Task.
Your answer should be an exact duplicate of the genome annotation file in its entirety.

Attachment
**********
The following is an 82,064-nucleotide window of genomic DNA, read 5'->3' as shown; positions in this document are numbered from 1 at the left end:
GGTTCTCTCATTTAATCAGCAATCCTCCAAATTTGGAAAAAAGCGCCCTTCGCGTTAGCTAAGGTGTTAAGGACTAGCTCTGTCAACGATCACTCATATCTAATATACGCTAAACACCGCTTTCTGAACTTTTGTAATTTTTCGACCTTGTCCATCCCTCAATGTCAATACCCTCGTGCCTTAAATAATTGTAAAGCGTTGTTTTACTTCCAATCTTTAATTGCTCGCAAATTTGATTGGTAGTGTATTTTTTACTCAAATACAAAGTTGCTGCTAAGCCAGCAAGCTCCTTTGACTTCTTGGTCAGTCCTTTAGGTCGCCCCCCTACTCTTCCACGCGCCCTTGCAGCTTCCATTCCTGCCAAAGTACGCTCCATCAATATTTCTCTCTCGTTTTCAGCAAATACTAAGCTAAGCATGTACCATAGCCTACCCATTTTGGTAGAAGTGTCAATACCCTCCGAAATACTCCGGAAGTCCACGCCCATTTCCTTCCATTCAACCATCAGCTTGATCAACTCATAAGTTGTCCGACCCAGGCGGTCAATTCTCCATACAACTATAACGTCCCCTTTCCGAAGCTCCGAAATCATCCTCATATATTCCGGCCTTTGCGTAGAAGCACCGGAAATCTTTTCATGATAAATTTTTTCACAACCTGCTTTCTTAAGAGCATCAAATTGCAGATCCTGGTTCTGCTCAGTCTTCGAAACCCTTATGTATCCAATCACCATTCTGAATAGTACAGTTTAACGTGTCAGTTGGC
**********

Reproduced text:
The following is an 82,064-nucleotide window of genomic DNA, read 5'->3' as shown; positions in this document are numbered from 1 at the left end:
GGTTCTCTCATTTAATCAGCAATCCTCCAAATTTGGAAAAAAGCGCCCTTCGCGTTAGCTAAGGTGTTAAGGACTAGCTCTGTCAACGATCACTCATATCTAATATACGCTAAACACCGCTTTCTGAACTTTTGTAATTTTTCGACCTTGTCCATCCCTCAATGTCAATACCCTCGTGCCTTAAATAATTGTAAAGCGTTGTTTTACTTCCAATCTTTAATTGCTCGCAAATTTGATTGGTAGTGTATTTTTTACTCAAATACAAAGTTGCTGCTAAGCCAGCAAGCTCCTTTGACTTCTTGGTCAGTCCTTTAGGTCGCCCCCCTACTCTTCCACGCGCCCTTGCAGCTTCCATTCCTGCCAAAGTACGCTCCATCAATATTTCTCTCTCGTTTTCAGCAAATACTAAGCTAAGCATGTACCATAGCCTACCCATTTTGGTAGAAGTGTCAATACCCTCCGAAATACTCCGGAAGTCCACGCCCATTTCCTTCCATTCAACCATCAGCTTGATCAACTCATAAGTTGTCCGACCCAGGCGGTCAATTCTCCATACAACTATAACGTCCCCTTTCCGAAGCTCCGAAATCATCCTCATATATTCCGGCCTTTGCGTAGAAGCACCGGAAATCTTTTCATGATAAATTTTTTCACAACCTGCTTTCTTAAGAGCATCAAATTGCAGATCCTGGTTCTGCTCAGTCTTCGAAACCCTTATGTATCCAATCACCATTCTGAATAGTACAGTTTAACGTGTCAGTTGGC